Snow Leopard Vodka founder Stephen Sparrow is the kind of guy who can inspire others even through an email. His contagious passion and energy leap up from his lines. It’s almost as if you were sitting with him in a bar, sipping on a drink – a Snow Leopard Vodka Conservation Martini perhaps – and hearing him personally tell the story of how he came face to face with a wild snow leopard.
“I was with Koustubh and Orjan, two SLT researchers. We were about 100 yards from a fresh ibex carcass, on top of a high ridge, thinking the snow leopard that must have killed the ibex might still be near.
“Orjan started to climb down the ledge, and I had my camera trained on the area where the carcass was, hoping the cat might be hiding there… and then, to our total surprise, a snow leopard came out of a small cave a mere two metres below us! He attempted to live up to his moniker of “the ghost of the mountains” by disappearing over the ledge; but in the process, he literally almost bumped into Koustubh.
“The cat turned and then “lolloped” rather than sprinted up the valley and out of sight. Having rather hastily readjusted my camera’s focus to 4 metres rather than 100 metres I had the super privilege of taking a photo of “Aztai”, one of the cats we had historically monitored, with a hand held camera. I know it’s an old cliché, but words don’t really do justice to the experience, it was a combination of great exhilaration but also wonderful calm and peacefulness.”
Long before his meeting with Aztai, Stephen Sparrow had resolved to invest his boundless energy into saving these endangered cats.
Pairing his entrepreneurial talent with his passion for wildlife, he founded Snow Leopard Vodka, a premium spirit whose proceeds would go to conservation projects. Riding his bicycle from door to door, Stephen tirelessly sold bottle after bottle of his boutique vodka to bars and restaurants, slowly growing its reputation.
The next step: growing the brand
9 years and over $185,000 in donations later, he’s ready for Snow Leopard Vodka to take the next step and become a global brand – thanks to a new partnership with the Edrington Group, one of the world’s leading drinks companies. “Edrington is really invested in Snow Leopard Vodka, from the very top down”, Stephen says. “Equally important, they have philanthropy and good causes flowing through their veins.”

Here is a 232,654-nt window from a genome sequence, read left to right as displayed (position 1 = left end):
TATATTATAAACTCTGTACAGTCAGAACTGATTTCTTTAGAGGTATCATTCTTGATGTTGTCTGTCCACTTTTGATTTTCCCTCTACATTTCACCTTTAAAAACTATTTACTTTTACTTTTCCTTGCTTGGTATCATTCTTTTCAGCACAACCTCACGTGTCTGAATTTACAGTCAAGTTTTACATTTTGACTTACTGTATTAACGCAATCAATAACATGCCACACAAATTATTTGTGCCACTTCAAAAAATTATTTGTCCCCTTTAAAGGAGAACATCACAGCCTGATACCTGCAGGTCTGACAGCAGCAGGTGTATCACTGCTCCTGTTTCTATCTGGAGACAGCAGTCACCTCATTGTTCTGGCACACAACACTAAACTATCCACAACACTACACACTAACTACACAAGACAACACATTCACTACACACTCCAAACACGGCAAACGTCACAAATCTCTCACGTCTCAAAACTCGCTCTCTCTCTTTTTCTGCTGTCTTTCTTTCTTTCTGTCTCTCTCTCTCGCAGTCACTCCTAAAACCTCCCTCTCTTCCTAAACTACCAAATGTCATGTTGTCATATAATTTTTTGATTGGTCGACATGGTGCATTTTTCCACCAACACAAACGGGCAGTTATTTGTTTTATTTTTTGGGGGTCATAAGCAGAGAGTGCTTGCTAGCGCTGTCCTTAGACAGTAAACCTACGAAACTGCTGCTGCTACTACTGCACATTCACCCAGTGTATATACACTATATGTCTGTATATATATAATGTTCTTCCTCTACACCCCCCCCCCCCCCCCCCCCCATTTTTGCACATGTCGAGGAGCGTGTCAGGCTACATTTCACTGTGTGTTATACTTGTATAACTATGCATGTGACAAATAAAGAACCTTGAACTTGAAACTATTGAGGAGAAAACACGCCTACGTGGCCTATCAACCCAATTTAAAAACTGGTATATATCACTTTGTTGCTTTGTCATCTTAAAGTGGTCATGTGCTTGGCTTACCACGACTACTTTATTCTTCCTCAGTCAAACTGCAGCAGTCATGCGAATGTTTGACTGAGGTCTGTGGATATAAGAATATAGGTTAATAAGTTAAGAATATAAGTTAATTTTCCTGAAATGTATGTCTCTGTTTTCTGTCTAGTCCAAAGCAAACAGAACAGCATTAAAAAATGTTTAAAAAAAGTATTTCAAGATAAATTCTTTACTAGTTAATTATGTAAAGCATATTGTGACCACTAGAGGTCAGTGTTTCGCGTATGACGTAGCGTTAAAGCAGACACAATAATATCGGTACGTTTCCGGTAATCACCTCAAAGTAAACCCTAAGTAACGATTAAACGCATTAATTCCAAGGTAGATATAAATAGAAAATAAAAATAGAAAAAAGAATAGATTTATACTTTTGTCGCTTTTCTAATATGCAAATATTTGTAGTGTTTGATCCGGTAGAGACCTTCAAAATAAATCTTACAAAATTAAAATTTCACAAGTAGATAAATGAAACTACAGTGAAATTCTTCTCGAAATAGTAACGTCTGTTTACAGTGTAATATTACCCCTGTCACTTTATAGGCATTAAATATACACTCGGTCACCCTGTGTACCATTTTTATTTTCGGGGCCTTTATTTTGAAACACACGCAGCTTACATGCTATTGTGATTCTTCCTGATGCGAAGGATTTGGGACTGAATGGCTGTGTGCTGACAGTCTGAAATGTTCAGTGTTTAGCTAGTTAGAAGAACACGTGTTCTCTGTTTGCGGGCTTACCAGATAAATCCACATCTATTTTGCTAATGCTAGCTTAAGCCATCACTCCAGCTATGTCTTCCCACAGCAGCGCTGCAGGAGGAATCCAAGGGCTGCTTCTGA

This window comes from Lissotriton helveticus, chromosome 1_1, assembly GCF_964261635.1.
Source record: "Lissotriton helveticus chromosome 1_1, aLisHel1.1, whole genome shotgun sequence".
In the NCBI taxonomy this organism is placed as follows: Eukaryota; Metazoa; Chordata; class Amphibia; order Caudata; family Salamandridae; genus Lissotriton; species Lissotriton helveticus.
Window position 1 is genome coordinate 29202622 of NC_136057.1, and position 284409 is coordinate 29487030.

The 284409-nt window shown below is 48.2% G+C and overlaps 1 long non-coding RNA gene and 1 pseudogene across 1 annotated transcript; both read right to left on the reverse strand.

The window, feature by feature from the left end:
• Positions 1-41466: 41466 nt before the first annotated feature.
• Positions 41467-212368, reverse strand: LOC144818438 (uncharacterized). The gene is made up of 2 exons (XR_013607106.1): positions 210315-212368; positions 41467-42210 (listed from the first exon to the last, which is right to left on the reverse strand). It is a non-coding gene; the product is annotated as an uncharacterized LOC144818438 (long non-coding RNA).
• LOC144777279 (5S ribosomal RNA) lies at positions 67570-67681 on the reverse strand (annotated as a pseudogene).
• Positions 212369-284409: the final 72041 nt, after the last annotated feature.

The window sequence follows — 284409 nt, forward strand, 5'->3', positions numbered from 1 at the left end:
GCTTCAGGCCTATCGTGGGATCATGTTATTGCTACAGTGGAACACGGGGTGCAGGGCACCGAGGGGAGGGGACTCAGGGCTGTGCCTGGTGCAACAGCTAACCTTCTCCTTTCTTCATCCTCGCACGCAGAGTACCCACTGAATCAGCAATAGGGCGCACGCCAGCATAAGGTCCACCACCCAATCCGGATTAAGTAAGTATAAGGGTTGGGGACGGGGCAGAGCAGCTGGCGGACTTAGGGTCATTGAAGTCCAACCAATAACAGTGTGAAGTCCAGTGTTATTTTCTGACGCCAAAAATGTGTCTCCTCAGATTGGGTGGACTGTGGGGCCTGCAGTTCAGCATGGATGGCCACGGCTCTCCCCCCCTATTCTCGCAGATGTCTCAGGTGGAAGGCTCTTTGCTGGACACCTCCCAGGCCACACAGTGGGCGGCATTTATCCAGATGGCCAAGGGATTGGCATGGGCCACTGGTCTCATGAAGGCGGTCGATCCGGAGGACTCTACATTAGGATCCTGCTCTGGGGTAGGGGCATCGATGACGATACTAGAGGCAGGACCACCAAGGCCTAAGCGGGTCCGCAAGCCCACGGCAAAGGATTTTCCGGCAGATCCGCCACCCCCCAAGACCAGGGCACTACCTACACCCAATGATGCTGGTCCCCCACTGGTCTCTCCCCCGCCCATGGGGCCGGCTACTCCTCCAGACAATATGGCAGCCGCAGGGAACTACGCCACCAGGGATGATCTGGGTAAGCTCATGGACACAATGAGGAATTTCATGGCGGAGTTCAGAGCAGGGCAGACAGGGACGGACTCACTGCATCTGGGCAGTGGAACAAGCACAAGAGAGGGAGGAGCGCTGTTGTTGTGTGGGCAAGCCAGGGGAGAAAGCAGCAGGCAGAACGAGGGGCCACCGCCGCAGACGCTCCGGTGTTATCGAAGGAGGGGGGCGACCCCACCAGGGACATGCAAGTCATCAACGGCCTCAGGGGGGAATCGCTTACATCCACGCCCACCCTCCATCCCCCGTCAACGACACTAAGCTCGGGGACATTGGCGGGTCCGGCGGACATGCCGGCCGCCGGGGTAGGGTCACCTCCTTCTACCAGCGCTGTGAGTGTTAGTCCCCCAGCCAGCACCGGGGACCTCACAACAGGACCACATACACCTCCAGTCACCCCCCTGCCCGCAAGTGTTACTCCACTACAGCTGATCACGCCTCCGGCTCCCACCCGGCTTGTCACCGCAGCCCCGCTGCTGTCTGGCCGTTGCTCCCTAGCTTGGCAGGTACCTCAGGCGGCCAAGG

In fact, Edrington is owned by a charitable trust and is the largest contributor to charities in its homeland, Scotland, and also donates to charities around the world.
“They’re the kind of partner we need to massively grow the business from where we are now to reach our conservation goals”, Stephen says. His own commitment to snow leopards and their namesake spirit will continue as well:
“I have a lifelong commitment to snow leopard conservation. I hope we’ll have reached a tipping point in the brand’s growth in five years or so. Once we’ve secured the long term business success of Snow Leopard Vodka, I’d like to devote more time to being involved in the snow leopard conservation work itself – just continuing to help.”
Helping however he can
It was this desire to help that brought Stephen to Mongolia – and face to face with Aztai – this spring.
A couple of months earlier, Stephen had heard that Mongolia had been hit by the “Dzud”, an exceptionally cold winter that occurs once every decade or so. He found out that many families in the Snow Leopard Trust partner communities in Tost had lost most of their livestock, and decided to help. “I put on a fundraiser in London and managed to raise $15,000 for a disaster relief fund”, Stephen recalls.
The affected families, who had been able to replace their livestock thanks to Stephen’s help, wanted to say thank you, so they invited him to visit them in Tost. Stephen decided to travel to Mongolia at his own expense and honor the invitation – and also spend some time volunteering in the field with Orjan and Koustubh.
There, he had his encounter with Aztai – ”a huge privilege”, as he calls it. A well-deserved reward, one might add.
A cold drink when the work is done
As much as Stephen enjoyed working in the field, one thing was missing: “Chilled glasses and ice don’t really feature out in the field with the scientists, so we all looked forward to enjoying a delicious Snow Leopard cocktail back in the city once the field work was done”, he admits.
“Personally, I love drinking Snow Leopard Vodka in a dry martini, garnished with rosemary; what we call a ‘Conservation Martini’. Another favorite of mine – and of Prince Harry’s, too – is the Bagheera.
Take a tall glass, add a muddled slice of lemon, a spoonful of crushed ice, a teaspoon of Pastis, a good dash of chilled Snow Leopard Vodka and a layer of basil leaves, then top that off with Ginger Beer.”
Sounds like a royal pleasure indeed.
Learn more about Snow Leopard Vodka